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Miriam: Women’s Foresight

By: Other

We first meet Miriam in this week’s parsha, “She stood from afar to see what would happen to him” (Shemot 2:4). When Bat Paroh finds the baby, Miriam brilliantly grabs the opportunity to offer a Jewish woman to nurse baby Moshe. She is worried not only about the physical well-being of her brother, but also the spiritual. Her actions allowed Yocheved to raise her son, even if just for a short period of time. The very first impression Miriam gives is of being able to see past the here and now and instead be concerned with the future.

She is also presented by Chazal as Pu’ah (Shemot Rabbah 1:13), one of the two midwives who showed this same concern about the future of the Jewish people. Risking their lives, they saved the Jewish babies, ensuring the continuity of Am Yisrael.

Furthermore, Chazal teach us the introduction to the story of Moshe Rabeinu. On the words, "Vayelech Ish M'Beit Levi" (Shmos 2:1), the Gemara in Sotah (12:1) describes how Amram left his wife, Yocheved, when the decree was made for all Jewish boys to be thrown into the water. All the other men followed in Amram’s footsteps until Miriam told her father that by separating from his wife he was acting worse than Pharaoh, since Pharaoh wanted to kill the boys but Amram was now destroying all chances for both boys and girls. Pharoah made a decree on this world but Amram’s decree would include the next world as well. We see Miriam as the catalyst for all of the Jewish women in Egypt returning to their husbands which gave way to the birth of Moshe Rabeinu, who we know would later lead the people out of slavery. This act proved the importance of continuing the Jewish people even if the future seemed uncertain and frightening.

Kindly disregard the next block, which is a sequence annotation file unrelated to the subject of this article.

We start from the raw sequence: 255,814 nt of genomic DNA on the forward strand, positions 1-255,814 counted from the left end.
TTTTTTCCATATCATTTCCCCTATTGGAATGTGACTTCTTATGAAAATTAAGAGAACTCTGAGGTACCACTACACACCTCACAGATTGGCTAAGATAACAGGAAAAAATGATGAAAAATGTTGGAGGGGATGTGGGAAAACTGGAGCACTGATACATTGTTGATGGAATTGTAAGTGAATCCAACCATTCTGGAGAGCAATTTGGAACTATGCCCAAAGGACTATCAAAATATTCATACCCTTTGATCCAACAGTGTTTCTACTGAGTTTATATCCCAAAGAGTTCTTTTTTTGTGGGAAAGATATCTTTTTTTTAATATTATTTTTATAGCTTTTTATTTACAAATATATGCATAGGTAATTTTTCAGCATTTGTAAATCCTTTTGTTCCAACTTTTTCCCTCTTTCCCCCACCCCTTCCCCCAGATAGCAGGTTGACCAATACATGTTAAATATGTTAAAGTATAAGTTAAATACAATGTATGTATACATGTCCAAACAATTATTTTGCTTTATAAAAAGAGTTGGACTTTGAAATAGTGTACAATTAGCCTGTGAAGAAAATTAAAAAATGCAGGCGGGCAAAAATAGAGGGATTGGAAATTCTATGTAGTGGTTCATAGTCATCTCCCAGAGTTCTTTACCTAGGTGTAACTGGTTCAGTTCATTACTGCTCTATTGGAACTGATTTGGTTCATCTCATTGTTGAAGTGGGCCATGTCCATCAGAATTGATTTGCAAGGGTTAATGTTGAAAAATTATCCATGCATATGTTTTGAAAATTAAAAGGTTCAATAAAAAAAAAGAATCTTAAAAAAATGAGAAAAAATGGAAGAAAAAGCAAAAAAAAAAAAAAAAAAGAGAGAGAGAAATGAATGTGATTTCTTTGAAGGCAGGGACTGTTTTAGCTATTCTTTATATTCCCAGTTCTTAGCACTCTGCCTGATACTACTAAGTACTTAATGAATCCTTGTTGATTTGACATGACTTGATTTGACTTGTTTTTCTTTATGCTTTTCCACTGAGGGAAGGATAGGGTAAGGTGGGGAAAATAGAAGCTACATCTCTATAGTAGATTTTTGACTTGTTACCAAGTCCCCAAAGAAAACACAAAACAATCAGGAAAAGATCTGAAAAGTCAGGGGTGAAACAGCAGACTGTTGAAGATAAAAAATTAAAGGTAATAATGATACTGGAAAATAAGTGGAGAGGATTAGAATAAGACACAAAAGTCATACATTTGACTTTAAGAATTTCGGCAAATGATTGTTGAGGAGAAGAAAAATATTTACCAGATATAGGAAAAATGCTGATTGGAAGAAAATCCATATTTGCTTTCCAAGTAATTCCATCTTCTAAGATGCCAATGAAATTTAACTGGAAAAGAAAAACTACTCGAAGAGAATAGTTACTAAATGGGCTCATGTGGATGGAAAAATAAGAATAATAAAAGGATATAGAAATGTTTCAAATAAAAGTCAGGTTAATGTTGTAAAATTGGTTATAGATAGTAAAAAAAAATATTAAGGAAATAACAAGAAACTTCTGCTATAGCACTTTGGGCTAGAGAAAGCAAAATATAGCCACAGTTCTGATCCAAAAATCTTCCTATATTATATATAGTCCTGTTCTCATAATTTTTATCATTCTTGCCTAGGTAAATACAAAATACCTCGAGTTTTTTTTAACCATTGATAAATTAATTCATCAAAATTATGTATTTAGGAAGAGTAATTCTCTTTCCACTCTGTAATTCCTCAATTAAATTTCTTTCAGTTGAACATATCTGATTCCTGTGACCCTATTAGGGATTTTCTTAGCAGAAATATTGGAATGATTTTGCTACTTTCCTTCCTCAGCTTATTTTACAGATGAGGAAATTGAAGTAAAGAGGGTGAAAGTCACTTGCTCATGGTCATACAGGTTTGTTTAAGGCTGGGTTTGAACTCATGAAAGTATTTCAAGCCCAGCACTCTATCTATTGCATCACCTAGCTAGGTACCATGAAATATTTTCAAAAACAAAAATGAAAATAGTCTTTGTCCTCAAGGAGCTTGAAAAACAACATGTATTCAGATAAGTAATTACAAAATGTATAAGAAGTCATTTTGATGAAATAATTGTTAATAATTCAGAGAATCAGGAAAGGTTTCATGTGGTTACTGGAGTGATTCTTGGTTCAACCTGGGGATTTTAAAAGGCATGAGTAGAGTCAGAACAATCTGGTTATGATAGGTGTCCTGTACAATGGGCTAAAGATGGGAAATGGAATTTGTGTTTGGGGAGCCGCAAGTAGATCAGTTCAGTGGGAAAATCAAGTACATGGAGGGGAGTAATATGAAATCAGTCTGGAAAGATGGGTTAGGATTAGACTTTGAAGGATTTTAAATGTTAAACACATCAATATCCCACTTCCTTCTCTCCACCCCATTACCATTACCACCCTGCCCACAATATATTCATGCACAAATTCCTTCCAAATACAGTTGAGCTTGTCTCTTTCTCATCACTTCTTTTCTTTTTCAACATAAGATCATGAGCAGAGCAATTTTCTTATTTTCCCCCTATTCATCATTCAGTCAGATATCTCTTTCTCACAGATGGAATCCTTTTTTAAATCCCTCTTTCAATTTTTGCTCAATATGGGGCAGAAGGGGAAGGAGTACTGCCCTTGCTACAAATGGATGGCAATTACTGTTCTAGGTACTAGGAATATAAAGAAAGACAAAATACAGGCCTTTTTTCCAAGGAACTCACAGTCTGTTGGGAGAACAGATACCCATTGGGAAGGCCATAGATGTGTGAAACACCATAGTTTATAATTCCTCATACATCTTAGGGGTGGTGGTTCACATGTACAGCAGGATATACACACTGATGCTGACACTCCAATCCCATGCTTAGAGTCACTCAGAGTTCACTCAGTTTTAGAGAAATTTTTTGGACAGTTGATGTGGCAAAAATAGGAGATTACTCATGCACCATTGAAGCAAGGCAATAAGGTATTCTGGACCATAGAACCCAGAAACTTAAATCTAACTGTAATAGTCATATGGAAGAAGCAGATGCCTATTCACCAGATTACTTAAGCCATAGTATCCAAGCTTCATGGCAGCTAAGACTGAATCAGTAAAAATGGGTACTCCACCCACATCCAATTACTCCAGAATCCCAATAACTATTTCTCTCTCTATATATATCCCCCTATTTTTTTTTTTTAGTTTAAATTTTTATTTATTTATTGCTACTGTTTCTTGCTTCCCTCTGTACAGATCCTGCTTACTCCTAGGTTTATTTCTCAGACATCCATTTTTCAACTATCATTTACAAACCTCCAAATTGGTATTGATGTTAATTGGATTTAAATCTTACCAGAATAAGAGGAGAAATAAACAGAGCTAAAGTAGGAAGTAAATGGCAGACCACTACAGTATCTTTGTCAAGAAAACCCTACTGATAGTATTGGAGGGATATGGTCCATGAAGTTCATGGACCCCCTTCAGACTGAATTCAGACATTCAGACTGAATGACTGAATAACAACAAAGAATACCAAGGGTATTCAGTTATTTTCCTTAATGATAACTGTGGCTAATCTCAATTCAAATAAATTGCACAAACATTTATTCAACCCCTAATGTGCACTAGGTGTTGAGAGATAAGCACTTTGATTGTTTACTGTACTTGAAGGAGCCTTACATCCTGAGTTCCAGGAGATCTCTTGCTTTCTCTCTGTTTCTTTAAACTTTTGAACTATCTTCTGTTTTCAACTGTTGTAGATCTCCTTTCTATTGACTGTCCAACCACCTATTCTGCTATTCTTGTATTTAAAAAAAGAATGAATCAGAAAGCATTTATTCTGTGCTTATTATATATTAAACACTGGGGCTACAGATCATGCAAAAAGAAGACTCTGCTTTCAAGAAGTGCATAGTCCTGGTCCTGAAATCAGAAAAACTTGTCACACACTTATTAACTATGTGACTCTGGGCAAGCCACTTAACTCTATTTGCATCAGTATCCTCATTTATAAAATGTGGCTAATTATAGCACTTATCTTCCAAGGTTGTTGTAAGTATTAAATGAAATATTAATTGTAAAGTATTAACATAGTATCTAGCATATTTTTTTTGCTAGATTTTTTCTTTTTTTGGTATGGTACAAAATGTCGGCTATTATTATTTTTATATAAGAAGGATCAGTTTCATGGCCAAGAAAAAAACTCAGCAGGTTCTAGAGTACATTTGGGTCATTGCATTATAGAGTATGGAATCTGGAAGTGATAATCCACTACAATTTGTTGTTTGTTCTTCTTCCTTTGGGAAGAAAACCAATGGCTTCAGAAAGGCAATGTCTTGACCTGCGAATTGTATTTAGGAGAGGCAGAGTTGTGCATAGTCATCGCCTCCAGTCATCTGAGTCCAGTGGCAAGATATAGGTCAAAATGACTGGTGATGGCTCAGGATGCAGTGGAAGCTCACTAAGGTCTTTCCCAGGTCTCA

The next time we see Miriam take the spotlight is in parshat Beshalach, where she takes a musical instrument in her hands and all the women follow her in song and dance. Many have asked how it is possible that Miriam had drums with her. When did these women have time to think of packing instruments with them as they rushed out of Egypt? At a time when most of the Jewish nation was still unsure of their future, Miriam and the other women took drums with them on this hurried journey out of slavery. After they crossed the Red Sea, Miriam led the women in song, praising Hashem for the wondrous savior. It was with foresight that she believed Hashem would not only bring them to a place of safety but to a place where they would need instruments to sing and dance in order to give proper thanks to Hashem.

Her long range vision of the future is what kept the nation alive and is what brings hope to the broken souls. Miriam teaches us about the power women had back then and the power we still have today. It is the strength to see past the present day terror and look ahead towards the peaceful future. All women possess this strong sense of intuition and foresight which help everyone see the impending redemption. May Hashem bless us all to grab hold of this koach and open our eyes to see the salvation that lies ahead.




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